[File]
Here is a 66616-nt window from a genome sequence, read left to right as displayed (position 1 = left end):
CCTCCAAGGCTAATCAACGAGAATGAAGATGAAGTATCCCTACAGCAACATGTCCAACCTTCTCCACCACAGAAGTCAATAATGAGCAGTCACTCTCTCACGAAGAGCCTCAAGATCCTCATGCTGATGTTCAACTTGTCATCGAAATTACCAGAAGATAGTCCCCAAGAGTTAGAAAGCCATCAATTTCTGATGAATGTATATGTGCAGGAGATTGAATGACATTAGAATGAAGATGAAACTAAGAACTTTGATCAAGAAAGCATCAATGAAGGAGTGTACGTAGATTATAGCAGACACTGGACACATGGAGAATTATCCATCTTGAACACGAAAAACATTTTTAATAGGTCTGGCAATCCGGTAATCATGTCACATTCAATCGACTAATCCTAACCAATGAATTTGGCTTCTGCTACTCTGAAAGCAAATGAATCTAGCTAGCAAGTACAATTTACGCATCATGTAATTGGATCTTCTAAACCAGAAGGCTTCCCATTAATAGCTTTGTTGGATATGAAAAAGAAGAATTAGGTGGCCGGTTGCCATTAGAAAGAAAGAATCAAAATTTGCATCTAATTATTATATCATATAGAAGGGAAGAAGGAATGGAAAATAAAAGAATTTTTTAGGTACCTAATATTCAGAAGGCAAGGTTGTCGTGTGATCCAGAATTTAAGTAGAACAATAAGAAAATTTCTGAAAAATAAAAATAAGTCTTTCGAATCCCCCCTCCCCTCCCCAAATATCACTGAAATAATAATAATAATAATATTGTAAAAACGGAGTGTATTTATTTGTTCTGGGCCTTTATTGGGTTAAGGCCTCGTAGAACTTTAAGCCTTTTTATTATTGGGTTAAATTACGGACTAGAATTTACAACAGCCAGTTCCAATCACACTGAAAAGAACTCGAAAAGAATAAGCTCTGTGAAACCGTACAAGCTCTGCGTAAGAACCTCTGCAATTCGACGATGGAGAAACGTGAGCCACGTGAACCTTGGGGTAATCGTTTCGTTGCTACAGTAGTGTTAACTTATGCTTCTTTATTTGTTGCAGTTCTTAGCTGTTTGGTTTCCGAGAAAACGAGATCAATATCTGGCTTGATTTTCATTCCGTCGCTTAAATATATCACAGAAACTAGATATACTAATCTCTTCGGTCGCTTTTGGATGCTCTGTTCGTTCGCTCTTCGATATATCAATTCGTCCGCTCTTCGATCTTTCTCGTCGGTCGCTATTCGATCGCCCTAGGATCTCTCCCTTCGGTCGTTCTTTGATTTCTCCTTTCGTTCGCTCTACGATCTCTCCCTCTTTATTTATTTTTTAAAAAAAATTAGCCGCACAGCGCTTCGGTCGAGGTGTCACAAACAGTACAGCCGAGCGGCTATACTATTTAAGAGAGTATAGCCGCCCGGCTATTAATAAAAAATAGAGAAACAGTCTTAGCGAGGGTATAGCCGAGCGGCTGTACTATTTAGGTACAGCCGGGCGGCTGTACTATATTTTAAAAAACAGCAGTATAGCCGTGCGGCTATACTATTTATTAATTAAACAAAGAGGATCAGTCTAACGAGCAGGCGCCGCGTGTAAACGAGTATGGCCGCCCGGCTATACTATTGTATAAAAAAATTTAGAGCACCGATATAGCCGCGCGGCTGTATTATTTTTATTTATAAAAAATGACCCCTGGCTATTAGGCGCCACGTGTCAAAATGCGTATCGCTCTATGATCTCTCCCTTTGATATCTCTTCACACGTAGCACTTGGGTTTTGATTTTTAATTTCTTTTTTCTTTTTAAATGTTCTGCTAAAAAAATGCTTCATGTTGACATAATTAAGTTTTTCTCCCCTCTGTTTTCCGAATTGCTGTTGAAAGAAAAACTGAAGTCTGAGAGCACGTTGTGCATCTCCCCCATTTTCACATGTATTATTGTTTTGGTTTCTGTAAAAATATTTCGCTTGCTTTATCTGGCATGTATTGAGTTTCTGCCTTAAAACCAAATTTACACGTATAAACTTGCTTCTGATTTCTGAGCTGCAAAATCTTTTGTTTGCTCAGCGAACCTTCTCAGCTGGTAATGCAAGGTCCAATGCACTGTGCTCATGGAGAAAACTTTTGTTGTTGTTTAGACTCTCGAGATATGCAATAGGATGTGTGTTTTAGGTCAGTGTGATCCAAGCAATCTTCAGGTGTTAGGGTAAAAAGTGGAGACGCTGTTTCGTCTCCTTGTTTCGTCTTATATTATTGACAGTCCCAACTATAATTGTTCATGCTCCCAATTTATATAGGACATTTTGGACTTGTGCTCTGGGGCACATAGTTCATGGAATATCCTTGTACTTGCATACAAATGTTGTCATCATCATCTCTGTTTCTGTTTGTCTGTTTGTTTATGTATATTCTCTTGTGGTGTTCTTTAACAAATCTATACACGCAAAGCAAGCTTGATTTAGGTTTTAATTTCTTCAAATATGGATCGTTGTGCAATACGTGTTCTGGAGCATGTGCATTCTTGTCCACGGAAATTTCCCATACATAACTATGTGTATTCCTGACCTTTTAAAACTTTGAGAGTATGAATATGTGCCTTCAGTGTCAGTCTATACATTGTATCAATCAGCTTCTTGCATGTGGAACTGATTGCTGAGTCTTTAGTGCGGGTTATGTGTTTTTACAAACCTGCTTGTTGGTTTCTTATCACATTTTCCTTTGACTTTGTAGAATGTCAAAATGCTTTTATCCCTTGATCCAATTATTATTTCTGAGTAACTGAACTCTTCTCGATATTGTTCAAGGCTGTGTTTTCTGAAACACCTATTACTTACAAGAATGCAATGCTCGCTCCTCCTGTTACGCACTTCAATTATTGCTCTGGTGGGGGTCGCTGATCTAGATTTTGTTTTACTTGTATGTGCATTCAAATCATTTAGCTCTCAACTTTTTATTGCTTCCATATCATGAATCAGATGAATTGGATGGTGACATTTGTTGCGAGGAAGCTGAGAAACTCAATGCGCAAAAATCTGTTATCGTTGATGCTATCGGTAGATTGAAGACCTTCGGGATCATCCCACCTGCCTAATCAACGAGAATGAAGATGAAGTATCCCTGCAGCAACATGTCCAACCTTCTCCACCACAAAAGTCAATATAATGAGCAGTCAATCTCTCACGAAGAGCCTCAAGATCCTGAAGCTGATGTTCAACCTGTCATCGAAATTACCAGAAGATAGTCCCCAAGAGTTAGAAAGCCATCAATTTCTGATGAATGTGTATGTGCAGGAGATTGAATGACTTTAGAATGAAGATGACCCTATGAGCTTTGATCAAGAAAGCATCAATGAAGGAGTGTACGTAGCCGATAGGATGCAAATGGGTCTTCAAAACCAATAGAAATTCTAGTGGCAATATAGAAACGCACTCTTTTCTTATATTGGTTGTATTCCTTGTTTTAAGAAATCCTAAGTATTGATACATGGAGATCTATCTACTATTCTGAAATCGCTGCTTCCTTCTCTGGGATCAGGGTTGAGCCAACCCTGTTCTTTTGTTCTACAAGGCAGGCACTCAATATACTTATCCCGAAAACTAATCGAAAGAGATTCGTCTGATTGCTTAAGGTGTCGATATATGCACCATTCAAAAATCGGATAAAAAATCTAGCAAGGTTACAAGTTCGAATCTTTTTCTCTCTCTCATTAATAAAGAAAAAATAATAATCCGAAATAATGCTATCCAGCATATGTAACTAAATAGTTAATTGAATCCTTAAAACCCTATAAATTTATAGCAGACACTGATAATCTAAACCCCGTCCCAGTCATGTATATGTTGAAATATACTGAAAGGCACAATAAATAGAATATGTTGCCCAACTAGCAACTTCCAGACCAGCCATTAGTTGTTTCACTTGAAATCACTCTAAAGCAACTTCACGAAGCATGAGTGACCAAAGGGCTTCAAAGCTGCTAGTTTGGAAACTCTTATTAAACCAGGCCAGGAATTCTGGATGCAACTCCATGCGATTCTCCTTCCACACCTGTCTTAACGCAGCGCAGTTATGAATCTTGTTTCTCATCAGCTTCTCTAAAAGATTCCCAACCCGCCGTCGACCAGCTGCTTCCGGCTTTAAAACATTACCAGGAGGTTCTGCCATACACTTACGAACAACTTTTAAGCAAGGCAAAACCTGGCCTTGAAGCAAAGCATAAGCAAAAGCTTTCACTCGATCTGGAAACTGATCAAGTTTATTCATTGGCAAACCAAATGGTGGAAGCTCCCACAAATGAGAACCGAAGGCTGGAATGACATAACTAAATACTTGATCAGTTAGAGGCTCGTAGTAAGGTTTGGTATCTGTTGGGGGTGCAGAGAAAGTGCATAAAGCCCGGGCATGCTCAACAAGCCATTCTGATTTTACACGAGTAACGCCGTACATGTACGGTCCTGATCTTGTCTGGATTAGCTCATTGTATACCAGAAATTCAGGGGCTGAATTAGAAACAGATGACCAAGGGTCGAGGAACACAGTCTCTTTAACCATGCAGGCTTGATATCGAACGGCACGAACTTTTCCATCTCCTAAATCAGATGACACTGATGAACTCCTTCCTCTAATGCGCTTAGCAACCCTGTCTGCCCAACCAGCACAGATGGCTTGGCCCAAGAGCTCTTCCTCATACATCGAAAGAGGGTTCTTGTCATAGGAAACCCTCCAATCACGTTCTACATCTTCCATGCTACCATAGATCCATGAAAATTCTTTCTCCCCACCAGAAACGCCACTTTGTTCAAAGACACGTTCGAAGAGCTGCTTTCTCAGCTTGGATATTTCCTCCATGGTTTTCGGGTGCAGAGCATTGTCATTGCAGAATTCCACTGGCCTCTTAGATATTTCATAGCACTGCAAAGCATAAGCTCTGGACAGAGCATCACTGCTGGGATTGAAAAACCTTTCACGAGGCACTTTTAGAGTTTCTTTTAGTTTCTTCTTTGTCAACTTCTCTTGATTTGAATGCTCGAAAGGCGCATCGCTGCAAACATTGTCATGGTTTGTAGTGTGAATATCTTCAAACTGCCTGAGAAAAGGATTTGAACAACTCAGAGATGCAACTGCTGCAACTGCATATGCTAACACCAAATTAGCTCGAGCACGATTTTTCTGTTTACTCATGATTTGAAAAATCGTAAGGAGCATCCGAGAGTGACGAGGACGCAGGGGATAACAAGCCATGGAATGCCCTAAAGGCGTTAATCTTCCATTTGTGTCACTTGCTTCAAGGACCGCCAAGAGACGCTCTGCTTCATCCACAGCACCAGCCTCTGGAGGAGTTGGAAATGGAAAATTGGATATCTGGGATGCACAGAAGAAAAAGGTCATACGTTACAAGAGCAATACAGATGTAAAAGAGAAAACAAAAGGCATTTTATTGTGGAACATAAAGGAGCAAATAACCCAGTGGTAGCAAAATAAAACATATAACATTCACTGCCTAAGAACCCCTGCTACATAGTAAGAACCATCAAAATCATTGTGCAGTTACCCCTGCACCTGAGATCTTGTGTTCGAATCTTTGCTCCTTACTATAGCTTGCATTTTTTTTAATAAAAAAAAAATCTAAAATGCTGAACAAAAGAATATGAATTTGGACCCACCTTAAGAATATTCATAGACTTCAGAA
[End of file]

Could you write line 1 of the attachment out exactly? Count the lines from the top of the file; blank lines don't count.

Here is a 66616-nt window from a genome sequence, read left to right as displayed (position 1 = left end):